Outside of Camp Dancing Horse I met a very different type of person who came to Standing Rock that misunderstood its purpose. These were “weekend warriors.” They spent most of their time delivering donations they pilfered from their basements in exchange for selfies with teary-eyed natives, getting massages at mental health tents, singing whatever song they wished at prayer ceremonies, and attending one or two risk-free actions to finish off their Mni Wiconi (Water is Life) Facebook Album. People weren’t supposed to come there to have a pow-wow, they were supposed to volunteer and be involved in activism. This complete lack of respect surprised me, as it seemed common sense to me that if you’re going to an occupied space meant for activism, you shouldn’t treat it like the Bahamas. These people were invited to help out the No DAPL movement, but ended up focusing on their own “Standing Rock Experience.”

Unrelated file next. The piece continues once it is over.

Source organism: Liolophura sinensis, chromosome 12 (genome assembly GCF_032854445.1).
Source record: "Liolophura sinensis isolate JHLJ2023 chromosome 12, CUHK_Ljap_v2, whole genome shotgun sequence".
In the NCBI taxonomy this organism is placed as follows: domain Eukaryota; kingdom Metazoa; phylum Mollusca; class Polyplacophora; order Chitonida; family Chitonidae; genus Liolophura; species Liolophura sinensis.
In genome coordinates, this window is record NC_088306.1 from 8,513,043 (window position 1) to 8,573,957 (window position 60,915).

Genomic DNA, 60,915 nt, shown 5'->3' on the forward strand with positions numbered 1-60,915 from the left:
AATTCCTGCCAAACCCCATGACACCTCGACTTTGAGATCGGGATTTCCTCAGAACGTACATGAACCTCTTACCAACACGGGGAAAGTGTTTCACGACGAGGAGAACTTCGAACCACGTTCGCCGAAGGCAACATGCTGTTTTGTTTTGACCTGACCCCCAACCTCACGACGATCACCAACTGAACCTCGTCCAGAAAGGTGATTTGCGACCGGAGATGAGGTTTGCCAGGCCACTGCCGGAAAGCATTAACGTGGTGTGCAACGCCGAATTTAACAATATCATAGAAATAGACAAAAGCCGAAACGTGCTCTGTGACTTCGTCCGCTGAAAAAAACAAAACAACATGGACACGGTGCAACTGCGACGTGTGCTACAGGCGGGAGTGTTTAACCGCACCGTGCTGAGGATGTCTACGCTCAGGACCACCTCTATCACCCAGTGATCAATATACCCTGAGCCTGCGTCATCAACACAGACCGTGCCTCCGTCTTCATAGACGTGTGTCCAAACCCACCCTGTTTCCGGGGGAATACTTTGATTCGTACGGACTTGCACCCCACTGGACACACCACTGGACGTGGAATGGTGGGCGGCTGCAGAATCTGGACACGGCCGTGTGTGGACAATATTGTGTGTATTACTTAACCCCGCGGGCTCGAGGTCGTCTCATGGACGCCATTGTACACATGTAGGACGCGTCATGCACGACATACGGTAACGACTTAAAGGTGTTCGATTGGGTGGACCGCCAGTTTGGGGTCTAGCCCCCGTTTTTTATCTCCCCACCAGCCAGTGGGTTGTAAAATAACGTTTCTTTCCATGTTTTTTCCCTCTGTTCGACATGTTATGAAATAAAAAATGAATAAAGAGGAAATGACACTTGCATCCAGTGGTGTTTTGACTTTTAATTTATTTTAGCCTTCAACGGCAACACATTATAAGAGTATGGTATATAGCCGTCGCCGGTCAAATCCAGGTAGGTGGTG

They were supposed to call attention to the movement by being on the front lines, getting arrested, helping winterize, and donating functional things that the camp needed. They did none of this. When I left Standing Rock, the tribal elders were telling people to bring donations to homeless shelters to their city of origin, as most of the donations were extraneous, or not usable in the North Dakota winter. As a result, most weekend warriors (who ate at the various kitchens in the camp and often sifted through the donations area as if it were a free Goodwill) left the mark of recolonization on Standing Rock. On my first day in Standing Rock, I attended a water ceremony at the Cannonball River, where one pays respects to feminine energy and water. This ceremony is accompanied by water songs, led by native women, normally in Lakota. What I witnessed was during any lapse in singing, the ever growing crowd (the majority of which was white) would interject with refrains of “Go Down to the River to Pray” and other non sacred protest songs. There was an invitation for people to sing whatever sacred songs they identified with, but the frequency and overwhelming recitations of these songs only served to whitewash a prayerful space for people of color, with allies assuming the position of leadership in spite of the fact that they were asked to help, not usurp. That’s what was important. Instead of being respectful and following tribal customs, many allies put priority on themselves, not the people they were supposed to be supporting. They silenced voices of color and crowbarred their way in at the one place people of color were supposed to have priority. And most weren’t even willing to get arrested.